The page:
Stephan Schürer, PhD, Associate Professor of Molecular and Cellular Pharmacology at the Miller School, and Chemoinformatics program lleader at IDSC, is the head of the team of University of Miami researchers funded through the National Institutes of Health (NIH) who are creating a Data Coordination and Integration Center for the Library of Integrated Network-based Cellular Signatures (LINCS) program.
A number of wide-ranging NIH grants will develop new strategies to analyze and leverage the explosion of increasingly complex biomedical data sets, often referred to as Big Data. These NIH multi-institute awards constitute an initial investment of nearly $32 million in fiscal year 2014 by NIH’s Big Data to Knowledge (BD2K) initiative, which is projected to have a total investment of nearly $656 million through 2020, pending available funds.
With the advent of transformative technologies for biomedical research, such as DNA sequencing and imaging, biomedical data generation is exceeding researchers’ ability to capitalize on the data. These BD2K awards will support the development of new approaches, software, tools, and training programs to improve access to these data and the ability to make new discoveries using them. Investigators hope to explore novel analytics to mine large amounts of data, while protecting privacy, for eventual application to improving human health. Examples include an improved ability to predict who is at increased risk for breast cancer, heart attack and other diseases and condition, and better ways to treat and prevent them.“
Data creation in today’s research is exponentially more rapid than anything we anticipated even a decade ago,” said NIH Director Francis S. Collins, MD, PhD, “Mammoth data sets are emerging at an accelerated pace in today’s biomedical research and these funds will help us overcome the obstacles to maximizing their utility. The potential of these data, when used effectively, is quite astounding.”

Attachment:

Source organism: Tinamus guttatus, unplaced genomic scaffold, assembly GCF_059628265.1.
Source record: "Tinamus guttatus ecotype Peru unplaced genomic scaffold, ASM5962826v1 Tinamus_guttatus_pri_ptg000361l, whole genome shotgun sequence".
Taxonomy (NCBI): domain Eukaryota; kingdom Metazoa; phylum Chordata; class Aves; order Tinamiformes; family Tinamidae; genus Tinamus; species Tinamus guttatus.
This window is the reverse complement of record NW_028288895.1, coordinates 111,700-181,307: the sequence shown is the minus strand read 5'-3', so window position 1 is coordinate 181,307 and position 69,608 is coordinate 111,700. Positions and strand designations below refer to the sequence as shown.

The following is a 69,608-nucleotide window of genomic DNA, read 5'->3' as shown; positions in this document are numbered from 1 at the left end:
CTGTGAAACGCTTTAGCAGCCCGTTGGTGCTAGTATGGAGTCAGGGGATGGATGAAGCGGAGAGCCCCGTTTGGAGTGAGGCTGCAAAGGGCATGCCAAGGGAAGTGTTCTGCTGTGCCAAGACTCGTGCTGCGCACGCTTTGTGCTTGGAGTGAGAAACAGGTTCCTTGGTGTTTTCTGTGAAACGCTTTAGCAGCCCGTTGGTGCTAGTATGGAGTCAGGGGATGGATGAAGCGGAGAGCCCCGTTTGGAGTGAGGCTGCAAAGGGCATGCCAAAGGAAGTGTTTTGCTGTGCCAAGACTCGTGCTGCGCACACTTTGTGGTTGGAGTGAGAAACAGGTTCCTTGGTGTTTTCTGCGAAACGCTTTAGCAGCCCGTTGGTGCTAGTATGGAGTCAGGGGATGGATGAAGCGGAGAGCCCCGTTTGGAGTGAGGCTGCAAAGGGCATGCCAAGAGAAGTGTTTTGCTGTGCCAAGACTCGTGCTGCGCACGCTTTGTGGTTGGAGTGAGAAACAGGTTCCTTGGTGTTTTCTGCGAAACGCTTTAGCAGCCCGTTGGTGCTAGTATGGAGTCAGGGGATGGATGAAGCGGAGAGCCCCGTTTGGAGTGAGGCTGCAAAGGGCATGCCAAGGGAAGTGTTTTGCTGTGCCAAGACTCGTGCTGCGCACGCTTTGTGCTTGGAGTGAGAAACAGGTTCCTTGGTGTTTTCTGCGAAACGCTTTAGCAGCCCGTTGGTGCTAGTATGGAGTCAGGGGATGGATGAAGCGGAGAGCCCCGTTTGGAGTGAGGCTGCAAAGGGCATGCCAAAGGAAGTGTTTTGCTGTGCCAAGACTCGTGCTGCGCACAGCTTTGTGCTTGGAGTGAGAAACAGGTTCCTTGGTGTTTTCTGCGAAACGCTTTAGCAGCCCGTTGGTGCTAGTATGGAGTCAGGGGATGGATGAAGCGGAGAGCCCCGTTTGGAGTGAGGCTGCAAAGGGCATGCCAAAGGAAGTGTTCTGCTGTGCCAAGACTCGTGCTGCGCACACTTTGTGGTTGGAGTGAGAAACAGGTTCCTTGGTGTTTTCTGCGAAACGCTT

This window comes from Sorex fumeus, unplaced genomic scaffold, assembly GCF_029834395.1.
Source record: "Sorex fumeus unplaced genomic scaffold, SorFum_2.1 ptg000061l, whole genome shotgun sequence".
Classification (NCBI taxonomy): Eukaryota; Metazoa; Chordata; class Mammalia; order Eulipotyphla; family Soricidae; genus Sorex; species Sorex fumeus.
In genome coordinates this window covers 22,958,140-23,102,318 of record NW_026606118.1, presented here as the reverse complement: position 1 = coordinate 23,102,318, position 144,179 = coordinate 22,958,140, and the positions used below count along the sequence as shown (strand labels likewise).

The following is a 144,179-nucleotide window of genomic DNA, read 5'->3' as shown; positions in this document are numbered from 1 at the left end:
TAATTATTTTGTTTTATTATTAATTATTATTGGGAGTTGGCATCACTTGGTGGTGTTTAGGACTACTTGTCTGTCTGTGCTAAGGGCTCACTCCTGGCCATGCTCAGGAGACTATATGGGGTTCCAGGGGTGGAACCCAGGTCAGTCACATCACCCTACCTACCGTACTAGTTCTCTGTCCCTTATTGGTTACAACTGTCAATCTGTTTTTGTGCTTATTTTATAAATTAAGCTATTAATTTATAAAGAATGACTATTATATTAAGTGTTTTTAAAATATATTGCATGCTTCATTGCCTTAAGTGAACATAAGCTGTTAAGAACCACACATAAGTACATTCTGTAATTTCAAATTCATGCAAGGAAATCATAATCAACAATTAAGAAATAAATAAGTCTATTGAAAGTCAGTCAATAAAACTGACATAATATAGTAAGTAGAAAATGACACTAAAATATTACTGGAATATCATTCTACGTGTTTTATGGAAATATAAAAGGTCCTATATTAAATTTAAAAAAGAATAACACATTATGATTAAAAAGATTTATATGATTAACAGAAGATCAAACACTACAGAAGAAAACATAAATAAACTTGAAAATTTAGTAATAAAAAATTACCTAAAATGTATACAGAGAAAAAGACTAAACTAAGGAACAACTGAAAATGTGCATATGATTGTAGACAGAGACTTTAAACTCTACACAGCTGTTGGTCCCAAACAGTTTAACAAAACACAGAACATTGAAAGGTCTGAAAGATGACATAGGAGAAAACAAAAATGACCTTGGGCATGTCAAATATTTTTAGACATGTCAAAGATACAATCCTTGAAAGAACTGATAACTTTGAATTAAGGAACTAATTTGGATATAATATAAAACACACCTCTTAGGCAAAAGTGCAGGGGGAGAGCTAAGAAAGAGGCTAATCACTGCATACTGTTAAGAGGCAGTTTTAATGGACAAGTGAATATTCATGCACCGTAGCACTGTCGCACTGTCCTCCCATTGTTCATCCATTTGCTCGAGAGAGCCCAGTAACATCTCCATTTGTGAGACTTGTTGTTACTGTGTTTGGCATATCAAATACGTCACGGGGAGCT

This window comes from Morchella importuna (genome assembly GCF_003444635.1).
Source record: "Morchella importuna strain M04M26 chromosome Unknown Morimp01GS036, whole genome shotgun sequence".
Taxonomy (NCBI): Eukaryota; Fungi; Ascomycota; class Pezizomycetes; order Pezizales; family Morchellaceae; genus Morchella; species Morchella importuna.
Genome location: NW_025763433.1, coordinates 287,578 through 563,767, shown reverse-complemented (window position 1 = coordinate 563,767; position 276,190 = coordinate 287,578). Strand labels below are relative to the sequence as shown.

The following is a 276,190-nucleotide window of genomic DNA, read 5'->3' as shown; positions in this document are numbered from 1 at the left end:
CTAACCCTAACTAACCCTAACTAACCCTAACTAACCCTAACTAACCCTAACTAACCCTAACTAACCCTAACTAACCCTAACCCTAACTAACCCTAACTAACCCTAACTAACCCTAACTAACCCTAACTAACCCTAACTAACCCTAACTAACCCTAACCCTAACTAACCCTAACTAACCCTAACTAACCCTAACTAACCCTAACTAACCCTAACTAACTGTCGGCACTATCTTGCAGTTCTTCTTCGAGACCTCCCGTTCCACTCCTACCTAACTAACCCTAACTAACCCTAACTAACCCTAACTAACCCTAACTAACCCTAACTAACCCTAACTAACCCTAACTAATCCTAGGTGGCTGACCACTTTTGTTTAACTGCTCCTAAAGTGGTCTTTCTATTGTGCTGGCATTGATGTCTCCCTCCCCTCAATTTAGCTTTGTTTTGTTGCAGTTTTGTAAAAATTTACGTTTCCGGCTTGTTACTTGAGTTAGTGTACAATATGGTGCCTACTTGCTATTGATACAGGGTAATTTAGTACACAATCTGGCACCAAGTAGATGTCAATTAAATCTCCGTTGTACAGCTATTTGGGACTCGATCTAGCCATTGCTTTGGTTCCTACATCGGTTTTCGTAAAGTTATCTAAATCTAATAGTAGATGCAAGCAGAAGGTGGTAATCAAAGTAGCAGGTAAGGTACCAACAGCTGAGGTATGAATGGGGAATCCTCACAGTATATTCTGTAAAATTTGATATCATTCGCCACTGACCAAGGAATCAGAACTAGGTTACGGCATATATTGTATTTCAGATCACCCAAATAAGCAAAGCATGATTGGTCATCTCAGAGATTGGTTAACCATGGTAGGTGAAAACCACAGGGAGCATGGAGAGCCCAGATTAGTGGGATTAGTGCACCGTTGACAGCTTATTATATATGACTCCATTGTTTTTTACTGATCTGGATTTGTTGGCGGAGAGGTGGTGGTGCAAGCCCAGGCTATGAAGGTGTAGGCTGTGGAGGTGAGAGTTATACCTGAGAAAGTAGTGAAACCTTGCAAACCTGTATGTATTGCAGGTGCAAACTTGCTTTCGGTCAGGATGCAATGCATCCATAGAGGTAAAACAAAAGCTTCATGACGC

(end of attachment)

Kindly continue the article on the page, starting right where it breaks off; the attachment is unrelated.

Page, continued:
The funding will establish 12 centers that will each tackle specific data science challenges. The awards will also provide support for a consortium to cultivate a scientific community-based approach on the development of a data discovery index, and for data science training and workforce development.
Studies generating large amounts of data continue to proliferate, from imaging projects to epidemiological studies examining thousands of participants to large disease-oriented efforts such as The Cancer Genome Atlas, which examines the genomic underpinnings of more than 30 types of cancer, and the ENCODE Project, which seeks to identify all functional elements in the human genome. Such efforts have generated billions of data points and provide opportunities for the original researchers and other investigators to use these results in their own work to advance our knowledge of biology and biomedicine.
“The future of biomedical research is about assimilating data across biological scales from molecules to populations,” said Philip E. Bourne, PhD, NIH associate director for data science. “As such, the health of each one of us is a big data problem. Ensuring that we are getting the most out of the research data that we fund is a high priority for NIH.”
Dr. Bourne, in calling for the establishment of a “digital ecosystem” for biomedical research, said that the new BD2K programs are at the forefront of NIH’s efforts to increase the efficiency and cost effectiveness of scientific discovery.